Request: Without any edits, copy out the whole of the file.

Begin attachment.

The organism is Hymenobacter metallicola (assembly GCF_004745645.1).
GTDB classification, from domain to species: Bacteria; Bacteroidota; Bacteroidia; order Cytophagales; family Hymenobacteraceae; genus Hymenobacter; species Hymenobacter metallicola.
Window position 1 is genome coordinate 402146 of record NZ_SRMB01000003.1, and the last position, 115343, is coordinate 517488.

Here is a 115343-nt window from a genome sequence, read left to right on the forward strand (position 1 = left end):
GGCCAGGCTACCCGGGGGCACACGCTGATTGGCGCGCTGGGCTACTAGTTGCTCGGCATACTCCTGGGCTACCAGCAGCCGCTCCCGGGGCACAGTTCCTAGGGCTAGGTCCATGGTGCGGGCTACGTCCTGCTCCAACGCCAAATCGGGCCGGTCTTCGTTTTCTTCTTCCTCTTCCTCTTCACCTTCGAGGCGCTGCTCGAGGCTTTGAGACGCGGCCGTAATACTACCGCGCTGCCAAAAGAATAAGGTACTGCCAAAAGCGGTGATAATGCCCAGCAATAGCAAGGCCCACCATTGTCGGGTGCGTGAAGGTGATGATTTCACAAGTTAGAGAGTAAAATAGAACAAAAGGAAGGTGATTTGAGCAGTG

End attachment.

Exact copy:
The organism is Hymenobacter metallicola (assembly GCF_004745645.1).
GTDB classification, from domain to species: Bacteria; Bacteroidota; Bacteroidia; order Cytophagales; family Hymenobacteraceae; genus Hymenobacter; species Hymenobacter metallicola.
Window position 1 is genome coordinate 402146 of record NZ_SRMB01000003.1, and the last position, 115343, is coordinate 517488.

Here is a 115343-nt window from a genome sequence, read left to right on the forward strand (position 1 = left end):
GGCCAGGCTACCCGGGGGCACACGCTGATTGGCGCGCTGGGCTACTAGTTGCTCGGCATACTCCTGGGCTACCAGCAGCCGCTCCCGGGGCACAGTTCCTAGGGCTAGGTCCATGGTGCGGGCTACGTCCTGCTCCAACGCCAAATCGGGCCGGTCTTCGTTTTCTTCTTCCTCTTCCTCTTCACCTTCGAGGCGCTGCTCGAGGCTTTGAGACGCGGCCGTAATACTACCGCGCTGCCAAAAGAATAAGGTACTGCCAAAAGCGGTGATAATGCCCAGCAATAGCAAGGCCCACCATTGTCGGGTGCGTGAAGGTGATGATTTCACAAGTTAGAGAGTAAAATAGAACAAAAGGAAGGTGATTTGAGCAGTG